To specify the drill pairs associate with this rule, you’ll select ‘Drill Pair’ from the dropdown menu under ‘Where the Object Matches.’ Selecting ‘L1 - L8’ will let Altium Designer know that when you route from layer 1 to layer 8, the ThroughHole rule will be in effect (which specifies our aforementioned parameters).
The result will look like this:
Setting via rules.
Now you’ll add some more rules for micro and buried vias similar to the above.
For the purpose of a buried via, you can duplicate your ‘ThroughHole’ rule, rename it, and select the appropriate drill pair (L3-L6). This way, you can leave the dimensions the same as they will be moving toward the same overall stackup.
But for your microvias, since there is more than one drill pair, you can either create a separate rule for each drill pair, or you can create a custom query that will encompass each drill pair in the one rule.
I, personally, like to use the custom query option as it will save less overall clicking and typing. Select ‘Custom Query’ from the drop down menu, and insert the following script into the box:
((StartLayer = 'L1') and (StopLayer = 'L2')) or
((StartLayer = 'L2') and (StopLayer = 'L3')) or
((StartLayer = 'L6') and (StopLayer = 'L7')) or
((StartLayer = 'L7') and (StopLayer = 'L8'))
This will inform Altium that any routing that occurs between layers 1 and 2, or routing between layers 2 and 3, or between layers 6 and 7, or between layers 7 and 8 will follow the ‘MicroVias’ rule.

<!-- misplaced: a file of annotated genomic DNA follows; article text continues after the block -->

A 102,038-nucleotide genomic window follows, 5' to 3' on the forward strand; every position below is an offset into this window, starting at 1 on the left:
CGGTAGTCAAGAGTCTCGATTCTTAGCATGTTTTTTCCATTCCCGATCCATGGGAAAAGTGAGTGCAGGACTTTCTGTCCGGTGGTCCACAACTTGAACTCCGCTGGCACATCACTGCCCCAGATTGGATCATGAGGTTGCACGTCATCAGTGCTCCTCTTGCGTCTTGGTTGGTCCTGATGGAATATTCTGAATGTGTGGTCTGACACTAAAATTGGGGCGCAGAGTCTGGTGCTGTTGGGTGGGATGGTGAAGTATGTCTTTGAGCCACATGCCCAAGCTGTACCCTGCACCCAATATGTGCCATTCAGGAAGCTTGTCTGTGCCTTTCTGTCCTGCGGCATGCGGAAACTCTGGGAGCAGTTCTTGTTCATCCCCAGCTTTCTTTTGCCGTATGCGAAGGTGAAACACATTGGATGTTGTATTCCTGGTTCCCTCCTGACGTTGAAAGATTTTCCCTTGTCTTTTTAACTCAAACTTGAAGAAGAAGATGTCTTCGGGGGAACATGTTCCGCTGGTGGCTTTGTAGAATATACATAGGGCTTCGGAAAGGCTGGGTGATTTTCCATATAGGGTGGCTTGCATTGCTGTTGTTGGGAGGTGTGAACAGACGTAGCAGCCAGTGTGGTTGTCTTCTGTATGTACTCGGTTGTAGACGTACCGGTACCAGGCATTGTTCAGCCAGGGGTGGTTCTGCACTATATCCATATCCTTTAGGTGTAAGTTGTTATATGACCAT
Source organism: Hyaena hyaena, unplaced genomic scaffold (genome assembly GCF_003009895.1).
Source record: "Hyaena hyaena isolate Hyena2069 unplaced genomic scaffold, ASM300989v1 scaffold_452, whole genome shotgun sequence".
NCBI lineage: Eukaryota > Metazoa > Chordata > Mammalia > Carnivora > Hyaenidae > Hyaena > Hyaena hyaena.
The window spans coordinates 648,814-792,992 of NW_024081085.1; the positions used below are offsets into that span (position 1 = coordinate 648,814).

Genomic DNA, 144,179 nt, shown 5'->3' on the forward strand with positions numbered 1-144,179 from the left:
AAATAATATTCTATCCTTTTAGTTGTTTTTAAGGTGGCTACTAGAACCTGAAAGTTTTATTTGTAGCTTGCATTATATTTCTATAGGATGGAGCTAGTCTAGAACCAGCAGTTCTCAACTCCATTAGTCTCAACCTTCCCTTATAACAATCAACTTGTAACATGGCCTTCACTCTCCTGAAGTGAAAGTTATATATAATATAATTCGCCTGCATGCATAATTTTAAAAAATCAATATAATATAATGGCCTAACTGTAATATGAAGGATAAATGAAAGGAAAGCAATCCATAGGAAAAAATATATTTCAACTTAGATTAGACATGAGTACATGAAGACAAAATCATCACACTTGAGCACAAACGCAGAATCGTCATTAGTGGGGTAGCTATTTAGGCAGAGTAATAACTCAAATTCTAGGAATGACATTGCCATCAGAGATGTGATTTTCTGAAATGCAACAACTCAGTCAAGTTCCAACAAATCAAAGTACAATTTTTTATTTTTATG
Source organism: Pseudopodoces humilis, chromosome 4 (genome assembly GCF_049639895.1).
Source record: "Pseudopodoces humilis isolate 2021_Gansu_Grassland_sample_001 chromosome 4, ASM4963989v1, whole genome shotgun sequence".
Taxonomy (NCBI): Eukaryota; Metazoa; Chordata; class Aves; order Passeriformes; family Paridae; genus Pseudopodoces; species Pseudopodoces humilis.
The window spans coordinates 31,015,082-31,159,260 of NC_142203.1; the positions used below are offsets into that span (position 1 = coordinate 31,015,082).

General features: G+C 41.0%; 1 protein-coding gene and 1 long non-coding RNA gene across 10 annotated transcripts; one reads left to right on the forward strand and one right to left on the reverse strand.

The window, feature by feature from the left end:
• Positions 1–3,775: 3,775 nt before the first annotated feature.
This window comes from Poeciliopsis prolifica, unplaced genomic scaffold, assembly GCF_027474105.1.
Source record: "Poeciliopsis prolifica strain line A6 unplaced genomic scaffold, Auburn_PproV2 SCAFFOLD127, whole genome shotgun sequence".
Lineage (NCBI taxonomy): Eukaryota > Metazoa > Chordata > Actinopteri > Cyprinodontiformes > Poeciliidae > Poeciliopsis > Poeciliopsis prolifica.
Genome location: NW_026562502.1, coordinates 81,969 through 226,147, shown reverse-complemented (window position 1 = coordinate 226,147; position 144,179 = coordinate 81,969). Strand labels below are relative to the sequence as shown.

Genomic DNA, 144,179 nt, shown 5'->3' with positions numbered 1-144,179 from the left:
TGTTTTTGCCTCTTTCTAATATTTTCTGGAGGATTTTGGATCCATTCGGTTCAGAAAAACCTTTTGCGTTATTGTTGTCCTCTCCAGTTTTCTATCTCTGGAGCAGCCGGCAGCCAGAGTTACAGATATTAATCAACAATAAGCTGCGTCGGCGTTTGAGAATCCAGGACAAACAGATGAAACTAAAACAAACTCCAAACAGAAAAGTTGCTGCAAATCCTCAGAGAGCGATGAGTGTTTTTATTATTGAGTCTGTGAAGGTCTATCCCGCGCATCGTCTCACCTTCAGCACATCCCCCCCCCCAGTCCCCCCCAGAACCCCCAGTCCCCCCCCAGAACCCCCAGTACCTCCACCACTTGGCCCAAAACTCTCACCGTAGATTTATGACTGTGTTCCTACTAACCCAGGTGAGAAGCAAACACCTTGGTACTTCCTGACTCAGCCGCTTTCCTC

Additionally, don’t forget to change the dimensions of the microvias to become, well, micro. It wouldn’t do to make a custom rule for something that will be consistent in size with a previous rule.
The end result will look like this:
Implementing a custom query for multi-layered routing.
Routing With Rules
With your rules in place, you can begin routing responsibly between layers. The best part is that for every step, your rules will follow along and be consistently applied.
Selecting the interactive routing option (Ctrl + W) you will be starting with the default at L1. Click to place an initial route and then toggle through board layers by either the ‘+’ and ‘-’ keys or by holding ‘Ctrl,’ ‘Shift,’ and using scrolling with your mouse wheel. Notice that the via size changes depending on the layers you’re routing in between - these are your rules at work!
A quick sketch between each layer results in a scheme that might look like this in the end (but in a full circuit of course):
What your color coordinated via routing will look like after setting layers and rules.
Altium’s layer stack management platform along with the rules constraint editor makes routing with rules, in a multilayered environment a piece of cake. This is just a small example of what can be done. As with any tool and feature in Altium’s user-friendly interface, it can be magnified and expanded into other rules of routing, placement, and so on.
For further documentation on using Altium’s layer stack manager, consult the following pages: